Assistive Beacons for the Vision Impaired

Smartphones and tablets have been paramount in providing accessibility features for its users. From dictation for the blind to video chats for the hearing impaired. A wide range of functions have been implemented in order to create a seamless experience for users who need to utilise such functions. However, moving away from a device and into the real world we fail to see as many accessibility functions for those who need them.

Imagine you needed a new pair of shoes and your only way to pick one was to feel it. You couldn't see its colour, you didn't know for certain what material was on it or even if it featured a print or text. It’s hard to imagine isn't it?

Now imagine utilising features like dictation on a smartphone to get a full description of the item, making your decision so much easier. With the aid of beacons this no longer needs to be imagined, it can now be put into place.

Step One : Designing the app

The most essential part of designing an app which offers accessibility functions, is making it easy to use and available to everyone right from the download. Implementing an automatic dictation function is a simple way to ensure those with vision impairment can use the service immediately. Those who don't need dictation can simply turn it off on the apps home screen instantly.

Knowing that the service is there for users to begin with is where a real source of focus should be placed. Shop assistants can advise customers in-store, advertisements online and on television can also aid in creating shopper awareness. Once awareness is built, functions like Siri on an iPhone can be used to download the app straight from the App Store via dictation without hesitation.

Guidance on how to use the app and the features built into it will be offered when a user first opens it. Verbal directions on how to use speech to instruct the device on what the user would like to achieve will be given on first use. Anything from what details will be offered for items to trading hours of the store.

Step Two : Beacons, beacons and more beacons

Now that an app has been created for shoppers to utilise, the next step is to add beacons, beacons and more beacons throughout the store.

Guiding the user

Beacons placed at entry ways, stairs, escalators and registers will offer a different interaction than those placed on or around products. What these beacons will offer is guidance to users through their downloaded app. The app will showcase a map, offering step by step instructions to users in an array of different formats, specific to the users accessibility issues. For anyone who suffers from colourblindness, the map will eliminate the use of red, green and blue, detailing mostly in a combination of bold and shaded colouring. Those who are blind would be able to utilise dictation and voice command functions to request directions to a particular area of the store and receive audible directions.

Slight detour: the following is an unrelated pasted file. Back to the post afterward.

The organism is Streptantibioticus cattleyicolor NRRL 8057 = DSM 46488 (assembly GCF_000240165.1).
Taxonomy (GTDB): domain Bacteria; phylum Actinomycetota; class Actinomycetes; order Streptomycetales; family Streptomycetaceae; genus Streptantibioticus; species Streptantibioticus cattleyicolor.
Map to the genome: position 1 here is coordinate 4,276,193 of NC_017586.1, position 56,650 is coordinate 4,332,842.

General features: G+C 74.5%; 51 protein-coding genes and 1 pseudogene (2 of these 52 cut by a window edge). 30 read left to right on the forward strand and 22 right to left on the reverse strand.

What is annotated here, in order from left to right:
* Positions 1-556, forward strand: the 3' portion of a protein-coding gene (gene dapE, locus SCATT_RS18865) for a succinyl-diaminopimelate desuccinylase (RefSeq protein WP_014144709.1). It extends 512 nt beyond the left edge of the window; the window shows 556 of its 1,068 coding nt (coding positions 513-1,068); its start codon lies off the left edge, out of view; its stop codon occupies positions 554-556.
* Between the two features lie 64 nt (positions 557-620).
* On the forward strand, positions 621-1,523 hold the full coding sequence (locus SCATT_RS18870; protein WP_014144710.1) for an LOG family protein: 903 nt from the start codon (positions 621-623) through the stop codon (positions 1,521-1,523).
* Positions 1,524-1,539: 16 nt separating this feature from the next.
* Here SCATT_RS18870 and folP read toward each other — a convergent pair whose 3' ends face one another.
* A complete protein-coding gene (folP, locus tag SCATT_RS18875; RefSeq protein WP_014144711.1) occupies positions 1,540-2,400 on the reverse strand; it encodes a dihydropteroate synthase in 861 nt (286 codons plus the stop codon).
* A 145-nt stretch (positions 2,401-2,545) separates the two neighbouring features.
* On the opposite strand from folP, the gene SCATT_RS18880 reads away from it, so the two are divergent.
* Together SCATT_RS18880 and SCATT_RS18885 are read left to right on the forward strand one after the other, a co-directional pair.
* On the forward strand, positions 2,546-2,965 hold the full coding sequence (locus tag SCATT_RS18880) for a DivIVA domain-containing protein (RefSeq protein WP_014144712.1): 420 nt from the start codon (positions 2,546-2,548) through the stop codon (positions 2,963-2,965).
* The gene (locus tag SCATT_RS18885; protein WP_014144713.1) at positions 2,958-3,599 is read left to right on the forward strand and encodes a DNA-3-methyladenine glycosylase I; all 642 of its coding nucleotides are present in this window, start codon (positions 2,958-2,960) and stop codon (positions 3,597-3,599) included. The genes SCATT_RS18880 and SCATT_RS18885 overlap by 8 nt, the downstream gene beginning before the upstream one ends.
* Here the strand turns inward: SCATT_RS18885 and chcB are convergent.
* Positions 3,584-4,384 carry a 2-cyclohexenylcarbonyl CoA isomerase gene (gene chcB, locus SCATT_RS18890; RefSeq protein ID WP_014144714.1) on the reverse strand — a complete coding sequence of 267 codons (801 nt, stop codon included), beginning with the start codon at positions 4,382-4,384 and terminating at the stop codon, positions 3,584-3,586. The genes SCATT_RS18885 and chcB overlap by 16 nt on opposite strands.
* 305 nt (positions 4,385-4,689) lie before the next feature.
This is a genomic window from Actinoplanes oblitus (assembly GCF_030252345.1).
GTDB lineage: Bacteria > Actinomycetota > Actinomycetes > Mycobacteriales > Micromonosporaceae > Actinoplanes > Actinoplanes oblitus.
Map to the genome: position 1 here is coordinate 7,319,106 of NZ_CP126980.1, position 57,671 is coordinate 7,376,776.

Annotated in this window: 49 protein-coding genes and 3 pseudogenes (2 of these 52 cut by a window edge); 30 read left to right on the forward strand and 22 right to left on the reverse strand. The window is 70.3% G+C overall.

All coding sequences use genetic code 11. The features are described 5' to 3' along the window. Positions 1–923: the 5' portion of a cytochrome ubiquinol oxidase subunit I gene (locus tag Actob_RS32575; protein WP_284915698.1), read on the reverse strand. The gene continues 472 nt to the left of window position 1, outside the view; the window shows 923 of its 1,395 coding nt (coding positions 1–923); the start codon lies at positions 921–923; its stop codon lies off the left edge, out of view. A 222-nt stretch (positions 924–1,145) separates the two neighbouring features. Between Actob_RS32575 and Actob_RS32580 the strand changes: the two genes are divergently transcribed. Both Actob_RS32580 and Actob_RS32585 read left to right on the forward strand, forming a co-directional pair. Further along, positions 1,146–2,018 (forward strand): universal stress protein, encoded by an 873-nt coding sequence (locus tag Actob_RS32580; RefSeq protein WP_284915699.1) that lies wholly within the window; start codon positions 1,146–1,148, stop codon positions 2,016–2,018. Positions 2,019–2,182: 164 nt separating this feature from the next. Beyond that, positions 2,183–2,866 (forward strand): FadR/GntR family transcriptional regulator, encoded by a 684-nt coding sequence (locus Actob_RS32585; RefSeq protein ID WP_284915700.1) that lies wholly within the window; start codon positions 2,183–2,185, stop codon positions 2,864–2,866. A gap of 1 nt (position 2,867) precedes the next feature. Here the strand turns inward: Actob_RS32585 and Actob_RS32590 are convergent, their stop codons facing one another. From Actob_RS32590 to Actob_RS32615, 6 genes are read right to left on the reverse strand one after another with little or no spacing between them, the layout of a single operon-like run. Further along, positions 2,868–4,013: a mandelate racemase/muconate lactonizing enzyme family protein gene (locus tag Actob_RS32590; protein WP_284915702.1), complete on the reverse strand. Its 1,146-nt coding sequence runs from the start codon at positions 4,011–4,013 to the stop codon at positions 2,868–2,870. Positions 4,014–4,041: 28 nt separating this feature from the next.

Beacon identifiers 

Once a customer has made their way to a particular section of the store (indicated by confirmation from the device), beacons become more individualised. For anything placed on shelves in high volumes i.e. supermarket products, a unique beacon will be placed directly in front of the product. A user will then place their device over the beacon and receive audible information on the item including, name, price and weight/volume of content.

To assist further the process of identifying features of a product, individualised beacons will be placed on items which do not get stocked in high volumes on shop floors. For example, shoes will feature beacons on the sole, a simple hover of a phone next to it will generate audible information on brand, colour and sizing options currently available in store. For clothing items beacons will be placed on coat-hangers and information regarding colour, material, size and price will be offered in an audible format for the user.

If needed a customer will be able to ask for assistance from an employee through the app, which utilises a customers location in store to send a request to the employee based app. Once received an employee can assist in transacting the product or providing further information including sizing etc.

Step Three : Utilise 

In the past beacons have given us quick and efficient ways to shop, dine and collect, but this new addition shows the true potential behind these tiny little devices. What can be given to vision impaired shoppers is full control to shop with ease and confidence that they purchase exactly what they want.

Posted by Callum Murphy

| LinkedIn

Assistive   Beacon   Life Sciences   Use Cases

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